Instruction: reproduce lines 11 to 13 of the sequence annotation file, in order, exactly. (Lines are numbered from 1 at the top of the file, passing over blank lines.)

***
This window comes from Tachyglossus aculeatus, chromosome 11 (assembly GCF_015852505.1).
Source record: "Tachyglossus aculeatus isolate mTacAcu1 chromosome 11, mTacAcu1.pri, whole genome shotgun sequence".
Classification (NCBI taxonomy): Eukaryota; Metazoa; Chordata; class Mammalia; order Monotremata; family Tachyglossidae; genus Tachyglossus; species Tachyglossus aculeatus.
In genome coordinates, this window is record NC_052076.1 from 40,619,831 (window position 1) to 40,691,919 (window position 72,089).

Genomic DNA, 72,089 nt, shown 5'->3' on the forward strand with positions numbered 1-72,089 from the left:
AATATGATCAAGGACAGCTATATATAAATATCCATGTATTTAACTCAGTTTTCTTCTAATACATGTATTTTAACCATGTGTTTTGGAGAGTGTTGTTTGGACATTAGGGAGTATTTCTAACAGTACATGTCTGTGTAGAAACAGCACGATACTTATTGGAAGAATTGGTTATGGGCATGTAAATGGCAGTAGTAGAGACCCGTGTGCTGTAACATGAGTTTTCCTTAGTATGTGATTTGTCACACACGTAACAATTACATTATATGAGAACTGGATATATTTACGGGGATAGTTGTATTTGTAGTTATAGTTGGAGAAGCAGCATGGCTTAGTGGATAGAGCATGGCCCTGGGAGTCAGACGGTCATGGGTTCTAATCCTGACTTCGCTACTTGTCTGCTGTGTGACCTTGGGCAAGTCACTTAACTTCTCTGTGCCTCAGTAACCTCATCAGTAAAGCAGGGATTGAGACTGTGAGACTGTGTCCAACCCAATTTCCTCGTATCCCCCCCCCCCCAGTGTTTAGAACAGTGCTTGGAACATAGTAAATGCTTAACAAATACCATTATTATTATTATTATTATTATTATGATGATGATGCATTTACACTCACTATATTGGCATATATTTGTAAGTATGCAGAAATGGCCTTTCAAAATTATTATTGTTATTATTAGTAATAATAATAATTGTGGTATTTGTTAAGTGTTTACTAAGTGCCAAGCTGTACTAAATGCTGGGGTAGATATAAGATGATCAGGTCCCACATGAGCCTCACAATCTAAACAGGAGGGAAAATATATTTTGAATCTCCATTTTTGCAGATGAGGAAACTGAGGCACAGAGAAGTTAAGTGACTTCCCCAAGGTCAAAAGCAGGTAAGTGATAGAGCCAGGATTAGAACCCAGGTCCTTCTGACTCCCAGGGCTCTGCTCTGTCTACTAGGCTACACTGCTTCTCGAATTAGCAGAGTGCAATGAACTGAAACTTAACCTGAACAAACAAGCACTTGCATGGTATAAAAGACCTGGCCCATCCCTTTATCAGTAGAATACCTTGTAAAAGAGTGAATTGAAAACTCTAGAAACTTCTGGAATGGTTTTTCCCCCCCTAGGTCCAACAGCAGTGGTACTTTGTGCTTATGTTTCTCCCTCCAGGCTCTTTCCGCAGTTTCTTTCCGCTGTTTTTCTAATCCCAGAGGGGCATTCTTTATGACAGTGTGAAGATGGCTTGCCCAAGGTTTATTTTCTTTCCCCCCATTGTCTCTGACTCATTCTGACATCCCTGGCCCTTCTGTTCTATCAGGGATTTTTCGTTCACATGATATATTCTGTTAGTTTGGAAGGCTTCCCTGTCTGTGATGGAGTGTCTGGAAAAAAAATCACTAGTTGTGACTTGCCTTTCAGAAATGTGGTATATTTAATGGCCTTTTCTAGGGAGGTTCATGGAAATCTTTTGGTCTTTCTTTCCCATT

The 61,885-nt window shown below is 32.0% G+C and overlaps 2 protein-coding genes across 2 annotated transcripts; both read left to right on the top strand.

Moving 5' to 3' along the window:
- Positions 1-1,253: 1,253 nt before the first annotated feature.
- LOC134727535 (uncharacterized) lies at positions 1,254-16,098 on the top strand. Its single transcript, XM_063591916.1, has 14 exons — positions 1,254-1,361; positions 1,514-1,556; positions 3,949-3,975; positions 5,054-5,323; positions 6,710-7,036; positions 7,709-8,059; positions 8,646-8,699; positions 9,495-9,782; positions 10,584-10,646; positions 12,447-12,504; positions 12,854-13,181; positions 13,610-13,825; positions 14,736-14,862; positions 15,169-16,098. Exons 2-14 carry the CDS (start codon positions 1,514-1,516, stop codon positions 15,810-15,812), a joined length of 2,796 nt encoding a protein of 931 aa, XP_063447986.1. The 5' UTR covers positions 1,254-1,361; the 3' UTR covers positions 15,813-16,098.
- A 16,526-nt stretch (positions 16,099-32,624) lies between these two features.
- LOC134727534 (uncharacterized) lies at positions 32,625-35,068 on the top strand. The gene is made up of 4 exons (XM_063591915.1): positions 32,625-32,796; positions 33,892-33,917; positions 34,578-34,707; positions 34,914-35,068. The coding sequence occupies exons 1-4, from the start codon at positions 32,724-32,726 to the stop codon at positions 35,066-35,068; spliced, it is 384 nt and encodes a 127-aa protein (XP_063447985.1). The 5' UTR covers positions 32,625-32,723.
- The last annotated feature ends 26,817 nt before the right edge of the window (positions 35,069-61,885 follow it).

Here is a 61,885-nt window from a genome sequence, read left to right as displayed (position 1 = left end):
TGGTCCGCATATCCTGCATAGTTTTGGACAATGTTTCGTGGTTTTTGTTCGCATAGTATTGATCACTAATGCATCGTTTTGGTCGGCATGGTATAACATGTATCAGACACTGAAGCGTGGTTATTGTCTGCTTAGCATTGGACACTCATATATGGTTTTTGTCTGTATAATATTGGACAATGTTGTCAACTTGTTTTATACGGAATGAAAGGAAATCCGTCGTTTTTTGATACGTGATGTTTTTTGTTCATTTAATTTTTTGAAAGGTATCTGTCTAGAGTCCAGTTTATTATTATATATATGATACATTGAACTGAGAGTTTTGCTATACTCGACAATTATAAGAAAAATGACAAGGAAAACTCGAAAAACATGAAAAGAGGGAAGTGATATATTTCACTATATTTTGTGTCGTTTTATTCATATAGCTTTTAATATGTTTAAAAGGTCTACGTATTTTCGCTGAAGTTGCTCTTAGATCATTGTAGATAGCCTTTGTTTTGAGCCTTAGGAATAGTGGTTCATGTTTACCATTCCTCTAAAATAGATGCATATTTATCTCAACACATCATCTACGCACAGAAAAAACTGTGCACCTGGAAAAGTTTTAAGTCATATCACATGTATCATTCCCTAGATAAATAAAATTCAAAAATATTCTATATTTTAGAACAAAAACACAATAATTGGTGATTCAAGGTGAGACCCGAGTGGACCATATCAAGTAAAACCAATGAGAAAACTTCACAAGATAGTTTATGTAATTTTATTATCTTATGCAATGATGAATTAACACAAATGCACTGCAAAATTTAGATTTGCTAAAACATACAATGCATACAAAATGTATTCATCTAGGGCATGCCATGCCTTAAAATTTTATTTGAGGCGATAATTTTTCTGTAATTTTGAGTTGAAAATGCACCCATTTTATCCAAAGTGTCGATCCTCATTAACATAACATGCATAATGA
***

- A 16,526-nt stretch (positions 16,099-32,624) lies between these two features.
- LOC134727534 (uncharacterized) lies at positions 32,625-35,068 on the top strand. The gene is made up of 4 exons (XM_063591915.1): positions 32,625-32,796; positions 33,892-33,917; positions 34,578-34,707; positions 34,914-35,068. The coding sequence occupies exons 1-4, from the start codon at positions 32,724-32,726 to the stop codon at positions 35,066-35,068; spliced, it is 384 nt and encodes a 127-aa protein (XP_063447985.1). The 5' UTR covers positions 32,625-32,723.
- The last annotated feature ends 26,817 nt before the right edge of the window (positions 35,069-61,885 follow it).